How to Spot a Con Artist

How to Spot a Con Artist

How to Spot a Con Artist

Justin Lavelle
March 14, 2019

People around the world tuned in to see Michael Cohen, President Donald Trump’s former lawyer, call his old boss a “con man” and a “cheat” at his recent Congressional hearing.

Con artists are known to give indirect orders, contradict themselves, and manipulate those around them to get what they want — all things that Cohen claims the President did while they were working together.

It’s important to know how to spot a con artist and understand how one might pick a target. Consider these five common traits of fraudsters — you just might prevent yourself from becoming their next victim.

They’re Charming

Much like narcissists, con artists use their charm to their advantage. Charisma goes a long way in convincing people to do their bidding, whether they’re looking for short-term love, money, or favors. Be wary of those who lay it on thick. After all, the “con” in con artist is short for “confidence.”

They Make Outlandish Claims

Maybe they don’t go so far as to claiming they’re a prince from some faraway land, but they might claim to have attended a prestigious school, or that they’re the owner of a profitable company. An outlandish claim could even come across as somewhat believable, and it’s all to gain your trust. Once they have it, you’re more likely to do what they suggest, ask, or demand.

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They Offer Something You Need

Most con artists are looking to siphon money from you, but not all. Some will prey on the vulnerable, or love-starved, just for the fun of it (not unlike a catfish in an online dating situation). Generally, though, a con artist might give you undivided attention and hope you get addicted to it, and then hit you with a request, such as wiring money to them to help them get home after they lost their wallet while visiting a foreign country, or some other scheme.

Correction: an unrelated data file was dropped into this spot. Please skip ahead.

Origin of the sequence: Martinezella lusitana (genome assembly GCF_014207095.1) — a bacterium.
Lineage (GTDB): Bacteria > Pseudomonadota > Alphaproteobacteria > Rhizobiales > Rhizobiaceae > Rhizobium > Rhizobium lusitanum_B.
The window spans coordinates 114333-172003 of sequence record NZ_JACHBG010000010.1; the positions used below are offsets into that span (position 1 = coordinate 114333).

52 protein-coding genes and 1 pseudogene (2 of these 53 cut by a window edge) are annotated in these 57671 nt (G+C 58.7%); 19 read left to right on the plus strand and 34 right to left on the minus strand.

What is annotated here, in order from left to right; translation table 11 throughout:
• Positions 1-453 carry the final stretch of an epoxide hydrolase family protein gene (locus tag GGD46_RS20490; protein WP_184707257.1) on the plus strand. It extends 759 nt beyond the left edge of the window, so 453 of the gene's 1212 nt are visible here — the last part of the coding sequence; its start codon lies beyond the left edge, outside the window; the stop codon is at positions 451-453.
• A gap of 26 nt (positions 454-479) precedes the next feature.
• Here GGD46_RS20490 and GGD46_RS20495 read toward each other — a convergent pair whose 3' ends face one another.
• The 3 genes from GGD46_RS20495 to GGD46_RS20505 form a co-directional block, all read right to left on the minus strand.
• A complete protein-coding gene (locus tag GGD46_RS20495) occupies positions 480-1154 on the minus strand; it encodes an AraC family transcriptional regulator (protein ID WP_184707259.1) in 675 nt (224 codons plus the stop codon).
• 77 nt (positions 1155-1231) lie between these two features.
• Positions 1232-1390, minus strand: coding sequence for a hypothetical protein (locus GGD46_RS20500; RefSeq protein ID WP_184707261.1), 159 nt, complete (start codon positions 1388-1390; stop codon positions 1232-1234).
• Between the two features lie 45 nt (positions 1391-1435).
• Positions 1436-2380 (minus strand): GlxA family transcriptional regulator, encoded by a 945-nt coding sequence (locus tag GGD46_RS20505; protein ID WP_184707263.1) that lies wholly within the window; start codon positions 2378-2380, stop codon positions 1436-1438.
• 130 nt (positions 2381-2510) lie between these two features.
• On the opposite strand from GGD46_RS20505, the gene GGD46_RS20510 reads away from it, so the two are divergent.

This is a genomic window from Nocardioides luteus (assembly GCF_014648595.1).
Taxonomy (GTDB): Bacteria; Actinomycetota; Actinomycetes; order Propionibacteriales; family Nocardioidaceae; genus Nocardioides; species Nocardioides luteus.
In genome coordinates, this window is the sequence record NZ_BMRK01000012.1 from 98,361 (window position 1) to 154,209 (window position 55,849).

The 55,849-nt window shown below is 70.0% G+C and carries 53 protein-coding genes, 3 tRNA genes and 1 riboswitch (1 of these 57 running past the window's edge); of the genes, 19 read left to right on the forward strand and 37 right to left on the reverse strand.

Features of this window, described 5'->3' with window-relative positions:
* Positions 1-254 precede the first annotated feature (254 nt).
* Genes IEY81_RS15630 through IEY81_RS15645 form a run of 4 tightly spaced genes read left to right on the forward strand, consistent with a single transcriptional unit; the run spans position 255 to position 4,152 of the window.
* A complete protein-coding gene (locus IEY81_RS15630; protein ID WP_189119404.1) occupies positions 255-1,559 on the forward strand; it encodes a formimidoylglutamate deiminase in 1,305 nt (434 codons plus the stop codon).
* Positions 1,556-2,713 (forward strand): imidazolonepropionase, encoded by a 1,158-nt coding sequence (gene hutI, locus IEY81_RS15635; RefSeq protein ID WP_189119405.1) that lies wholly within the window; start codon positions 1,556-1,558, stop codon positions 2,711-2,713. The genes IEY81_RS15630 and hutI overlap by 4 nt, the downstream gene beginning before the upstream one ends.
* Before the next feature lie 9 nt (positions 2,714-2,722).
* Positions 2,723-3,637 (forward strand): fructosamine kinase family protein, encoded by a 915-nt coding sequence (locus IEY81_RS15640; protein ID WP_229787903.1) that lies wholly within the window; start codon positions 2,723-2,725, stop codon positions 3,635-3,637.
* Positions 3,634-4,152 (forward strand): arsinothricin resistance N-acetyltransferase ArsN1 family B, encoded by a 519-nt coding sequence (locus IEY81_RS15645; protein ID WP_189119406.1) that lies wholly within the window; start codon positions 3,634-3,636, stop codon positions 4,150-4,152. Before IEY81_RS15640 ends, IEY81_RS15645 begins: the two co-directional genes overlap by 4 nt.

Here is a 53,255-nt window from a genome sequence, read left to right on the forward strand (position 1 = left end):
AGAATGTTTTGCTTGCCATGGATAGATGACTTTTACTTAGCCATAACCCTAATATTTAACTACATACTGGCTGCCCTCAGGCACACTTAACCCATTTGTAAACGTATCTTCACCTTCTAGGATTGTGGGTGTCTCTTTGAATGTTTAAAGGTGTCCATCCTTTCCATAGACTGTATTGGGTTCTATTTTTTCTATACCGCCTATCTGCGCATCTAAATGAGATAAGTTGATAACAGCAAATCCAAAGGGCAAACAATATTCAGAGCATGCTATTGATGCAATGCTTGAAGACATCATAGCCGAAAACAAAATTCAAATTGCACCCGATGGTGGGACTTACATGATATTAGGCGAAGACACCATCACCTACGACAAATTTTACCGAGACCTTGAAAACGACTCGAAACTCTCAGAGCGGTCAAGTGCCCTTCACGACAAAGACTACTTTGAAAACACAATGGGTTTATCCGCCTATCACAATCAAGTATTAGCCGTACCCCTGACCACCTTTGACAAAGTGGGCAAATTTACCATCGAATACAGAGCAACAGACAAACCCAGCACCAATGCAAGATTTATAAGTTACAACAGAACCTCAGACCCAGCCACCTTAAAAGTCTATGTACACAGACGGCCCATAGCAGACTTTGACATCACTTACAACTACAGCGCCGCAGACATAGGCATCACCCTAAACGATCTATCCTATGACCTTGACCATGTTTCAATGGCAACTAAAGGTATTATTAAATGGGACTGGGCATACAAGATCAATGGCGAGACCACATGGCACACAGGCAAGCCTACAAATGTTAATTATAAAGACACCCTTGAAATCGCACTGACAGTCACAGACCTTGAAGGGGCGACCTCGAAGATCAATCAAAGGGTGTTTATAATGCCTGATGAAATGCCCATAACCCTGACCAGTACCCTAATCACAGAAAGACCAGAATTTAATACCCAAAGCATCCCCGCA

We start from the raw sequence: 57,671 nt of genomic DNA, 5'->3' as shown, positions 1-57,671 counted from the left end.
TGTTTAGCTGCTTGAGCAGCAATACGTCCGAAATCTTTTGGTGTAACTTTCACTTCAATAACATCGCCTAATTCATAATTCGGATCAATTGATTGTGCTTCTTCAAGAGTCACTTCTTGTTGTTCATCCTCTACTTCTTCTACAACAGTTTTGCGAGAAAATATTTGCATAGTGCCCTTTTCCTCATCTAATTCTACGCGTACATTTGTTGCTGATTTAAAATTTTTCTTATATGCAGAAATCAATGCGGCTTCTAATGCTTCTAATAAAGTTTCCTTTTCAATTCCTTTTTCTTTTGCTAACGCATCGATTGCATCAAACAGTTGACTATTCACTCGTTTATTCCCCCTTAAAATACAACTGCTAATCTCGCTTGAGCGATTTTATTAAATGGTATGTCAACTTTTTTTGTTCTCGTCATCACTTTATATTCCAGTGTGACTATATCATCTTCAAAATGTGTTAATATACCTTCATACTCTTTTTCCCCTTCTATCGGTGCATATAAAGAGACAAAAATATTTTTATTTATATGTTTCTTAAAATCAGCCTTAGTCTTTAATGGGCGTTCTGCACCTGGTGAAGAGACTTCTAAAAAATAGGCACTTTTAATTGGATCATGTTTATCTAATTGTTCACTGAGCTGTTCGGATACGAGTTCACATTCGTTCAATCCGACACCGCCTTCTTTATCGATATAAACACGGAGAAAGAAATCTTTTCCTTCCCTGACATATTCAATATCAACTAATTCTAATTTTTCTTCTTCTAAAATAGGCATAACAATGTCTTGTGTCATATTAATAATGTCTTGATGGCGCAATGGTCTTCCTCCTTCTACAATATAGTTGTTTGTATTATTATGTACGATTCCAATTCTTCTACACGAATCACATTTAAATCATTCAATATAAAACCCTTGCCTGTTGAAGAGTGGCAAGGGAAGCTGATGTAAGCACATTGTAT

They Commonly Contradict Themselves

If you spend a lot of time around a con artist, you might notice that they say one thing, and then contradict what they’ve just said, sometimes within the same breath. This is a method designed to make you question yourself. Did you hear them right the first time? Maybe they really didn’t say it.

They Offer You Money, If …

A common con is to contact someone offering money, if they can provide bank account details to accept the wire transfer. This could be disguised as reward money, a long-lost relative leaving you money in a will, or some other crazy story. It’s never a good idea to give your personal details to a stranger or someone you’ve just met, as you’re setting yourself up for fraud or identity theft.

If you’re ever unsure of the person on the other end of the phone or email address, or you’re simply wary of someone who seems too good to be true, you may want to run a background check on them. At the very least, you can see if the person has been honest about who they are, and at worst, you might find out some of the problems they’ve had in the past, whether financial or criminal.

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Disclaimer: The above is solely intended for informational purposes and in no way constitutes legal advice or specific recommendations.